Treatment for Conditions of the Back, Spine, and Neck

Back and neck pain can range from irritating to severely debilitating. In many cases, these kinds of pains go away without treatment, but if you have been suffering sharp, severe pains, or aches that have lasted longer than two weeks, you may need surgery to help you recover.

Spinal surgery is recommended for patients who have had serious injuries or who have tried other treatments that have not worked to alleviate their symptoms. The board-certified surgeons at the Spine Surgery program at Robert Wood Johnson University Hospital (RWJUH) New Brunswick have completed advanced orthopedic surgery training and are well qualified to provide comprehensive assessments and treatments for conditions of the spine, back, and neck. When our physicians determine that spinal procedures are required, they will involve you in the decision making every step of the way.

Minimally Invasive Spine Surgery

Advancements in technology have made many spinal procedures simpler and less invasive. Many procedures can be done with only a few small incisions in the back, making the post-surgical recovery period easier. Robotic surgery allows for precise, image-guided placement of hardware, while allowing the surgeon to perform simple to complex surgeries safely, accurately, and efficiently.

RWJUH offers high-tech, minimally invasive spine surgery with the assistance of the Mazor Robot. The Mazor Robot facilitates accurate placement of screws into the fragile spine, reducing the rate of nerve damage. Our highly trained surgeons are able to give patients a safer surgical experience through decreased radiation exposure, lower complication rates, and reduced post-operative pain, which enables the patient to get back to their daily activities faster than before. Learn more about how doctors at RWJUH use this advanced technology in the video below.

Common Spinal Procedures

Following are some common procedures to treat conditions of the back, spine, and neck:

  • Disc removal and disc replacement – Each of your vertebrae is cushioned by rubbery pieces of cartilage called discs. Discs absorb shock and keep vertebrae in place. When a disc gets damaged or slips out of place, pressure is exerted on the spinal nerves. When this is the cause of your back pain, an orthopedist can perform surgery to remove or replace the defective disc.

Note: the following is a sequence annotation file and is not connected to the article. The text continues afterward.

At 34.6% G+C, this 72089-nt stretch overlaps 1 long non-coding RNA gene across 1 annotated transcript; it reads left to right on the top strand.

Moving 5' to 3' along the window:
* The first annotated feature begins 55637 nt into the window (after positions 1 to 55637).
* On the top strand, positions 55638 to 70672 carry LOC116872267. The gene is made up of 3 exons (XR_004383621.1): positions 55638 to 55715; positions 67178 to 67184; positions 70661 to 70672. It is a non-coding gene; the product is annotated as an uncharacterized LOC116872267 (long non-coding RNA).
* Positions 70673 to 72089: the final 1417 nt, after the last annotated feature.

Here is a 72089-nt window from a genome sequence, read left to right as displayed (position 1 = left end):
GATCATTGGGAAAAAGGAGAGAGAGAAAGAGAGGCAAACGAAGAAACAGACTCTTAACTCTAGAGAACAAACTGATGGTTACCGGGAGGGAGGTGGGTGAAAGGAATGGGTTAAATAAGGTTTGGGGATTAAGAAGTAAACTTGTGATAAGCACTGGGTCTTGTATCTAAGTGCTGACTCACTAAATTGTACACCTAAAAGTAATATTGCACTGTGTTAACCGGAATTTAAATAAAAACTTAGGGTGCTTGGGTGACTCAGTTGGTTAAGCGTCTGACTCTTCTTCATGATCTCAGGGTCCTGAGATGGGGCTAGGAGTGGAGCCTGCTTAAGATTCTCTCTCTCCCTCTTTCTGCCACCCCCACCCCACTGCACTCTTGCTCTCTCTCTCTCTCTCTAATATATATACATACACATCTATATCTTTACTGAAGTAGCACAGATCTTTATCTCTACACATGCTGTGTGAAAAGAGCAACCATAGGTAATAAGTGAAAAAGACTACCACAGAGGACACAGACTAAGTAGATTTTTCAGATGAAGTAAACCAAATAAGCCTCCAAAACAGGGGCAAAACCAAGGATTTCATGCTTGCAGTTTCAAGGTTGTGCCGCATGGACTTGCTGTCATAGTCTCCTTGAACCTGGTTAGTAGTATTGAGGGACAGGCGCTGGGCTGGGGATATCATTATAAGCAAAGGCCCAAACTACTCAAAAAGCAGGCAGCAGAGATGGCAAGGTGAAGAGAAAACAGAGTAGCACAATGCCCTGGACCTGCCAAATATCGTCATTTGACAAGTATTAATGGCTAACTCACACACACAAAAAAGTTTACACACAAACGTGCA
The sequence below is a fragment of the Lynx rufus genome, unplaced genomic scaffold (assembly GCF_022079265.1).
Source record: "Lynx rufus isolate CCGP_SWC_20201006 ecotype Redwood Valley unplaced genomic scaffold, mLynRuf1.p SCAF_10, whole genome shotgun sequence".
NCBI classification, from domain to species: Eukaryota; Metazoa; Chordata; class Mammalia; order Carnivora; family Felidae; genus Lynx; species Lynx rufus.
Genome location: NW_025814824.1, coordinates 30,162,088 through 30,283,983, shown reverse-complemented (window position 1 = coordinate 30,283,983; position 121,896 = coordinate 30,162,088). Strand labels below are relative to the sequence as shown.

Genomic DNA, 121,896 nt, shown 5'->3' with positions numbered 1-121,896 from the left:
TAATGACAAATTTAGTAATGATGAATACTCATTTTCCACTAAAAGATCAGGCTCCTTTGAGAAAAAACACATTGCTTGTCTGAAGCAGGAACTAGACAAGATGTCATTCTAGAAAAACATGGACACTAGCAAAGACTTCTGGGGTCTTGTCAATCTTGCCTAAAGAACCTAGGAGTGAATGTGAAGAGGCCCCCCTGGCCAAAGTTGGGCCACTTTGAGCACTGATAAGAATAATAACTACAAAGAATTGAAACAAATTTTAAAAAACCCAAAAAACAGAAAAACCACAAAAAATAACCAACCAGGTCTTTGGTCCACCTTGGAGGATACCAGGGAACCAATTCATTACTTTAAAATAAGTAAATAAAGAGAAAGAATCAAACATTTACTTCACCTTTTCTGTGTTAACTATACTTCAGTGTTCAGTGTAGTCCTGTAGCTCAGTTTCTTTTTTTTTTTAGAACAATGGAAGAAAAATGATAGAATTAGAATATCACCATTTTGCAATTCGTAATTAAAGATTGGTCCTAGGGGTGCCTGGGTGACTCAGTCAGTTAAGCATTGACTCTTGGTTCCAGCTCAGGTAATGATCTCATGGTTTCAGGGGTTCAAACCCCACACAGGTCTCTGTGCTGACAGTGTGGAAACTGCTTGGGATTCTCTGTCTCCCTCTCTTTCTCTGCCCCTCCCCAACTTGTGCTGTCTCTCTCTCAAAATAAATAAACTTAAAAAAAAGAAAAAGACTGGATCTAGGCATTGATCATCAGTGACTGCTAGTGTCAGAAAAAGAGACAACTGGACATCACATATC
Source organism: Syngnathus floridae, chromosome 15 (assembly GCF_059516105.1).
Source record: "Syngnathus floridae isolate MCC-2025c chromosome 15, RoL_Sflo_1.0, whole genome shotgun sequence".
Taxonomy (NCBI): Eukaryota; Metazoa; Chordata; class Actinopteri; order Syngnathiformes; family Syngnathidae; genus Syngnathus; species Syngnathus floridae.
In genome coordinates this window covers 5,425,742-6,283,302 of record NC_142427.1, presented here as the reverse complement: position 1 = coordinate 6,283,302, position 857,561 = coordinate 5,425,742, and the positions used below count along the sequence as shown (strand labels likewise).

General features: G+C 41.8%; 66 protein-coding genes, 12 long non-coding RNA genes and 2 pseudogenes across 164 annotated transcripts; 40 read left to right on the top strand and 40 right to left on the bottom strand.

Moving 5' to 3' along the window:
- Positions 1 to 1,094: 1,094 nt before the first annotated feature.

• Spinal fusion – Many forms of back pain can be treated with spinal fusion. In this procedure, two vertebrae are fused together, limiting their movement and protecting spinal nerves from damage. Spinal fusion is very safe and, in most cases, the fusion does not limit the patient’s range of motion.
  • Foraminotomy – In this procedure, bone is removed along the side of the vertebrae in order to relieve pressure on the nerves. A spinal fusion may also be required to strengthen the spine.
  • Laminectomy – The lamina is a piece of bone that covers the spinal canal. During a laminectomy, the lamia is removed to widen the spinal canal and relieve pressure on spinal nerves. This is a common treatment for spinal arthritis, which can cause the lamina to develop painful growths.

Pain Control with Multimodal Analgesia

To ensure the best possible pain relief after surgery, our doctors use a pain control approach called multimodal analgesia. Multimodal analgesia means that you will receive two or more medications that provide pain relief. When used together, they block pain signals more effectively.

Multimodal analgesia is used to:

  • Reduce your pain after surgery
  • Help you recover more quickly and easily
  • Decrease your need for opioid medications

Opioid medications include drugs derived from the opium plant (such as morphine) and also man-made drugs designed to have similar pain-reducing effects (oxycodone and hydrocodone). Opioid medications provide effective pain relief, but taking them regularly can lead to physical dependence and, sometimes, addiction.

Multimodal analgesia includes medications that you receive before, during, and after surgery. Some of these medications may be familiar to you; for example, acetaminophen (Tylenol) and nonsteroidal anti-inflammatory drugs (Celebrex, Toradol, and others) are commonly given before and after surgery.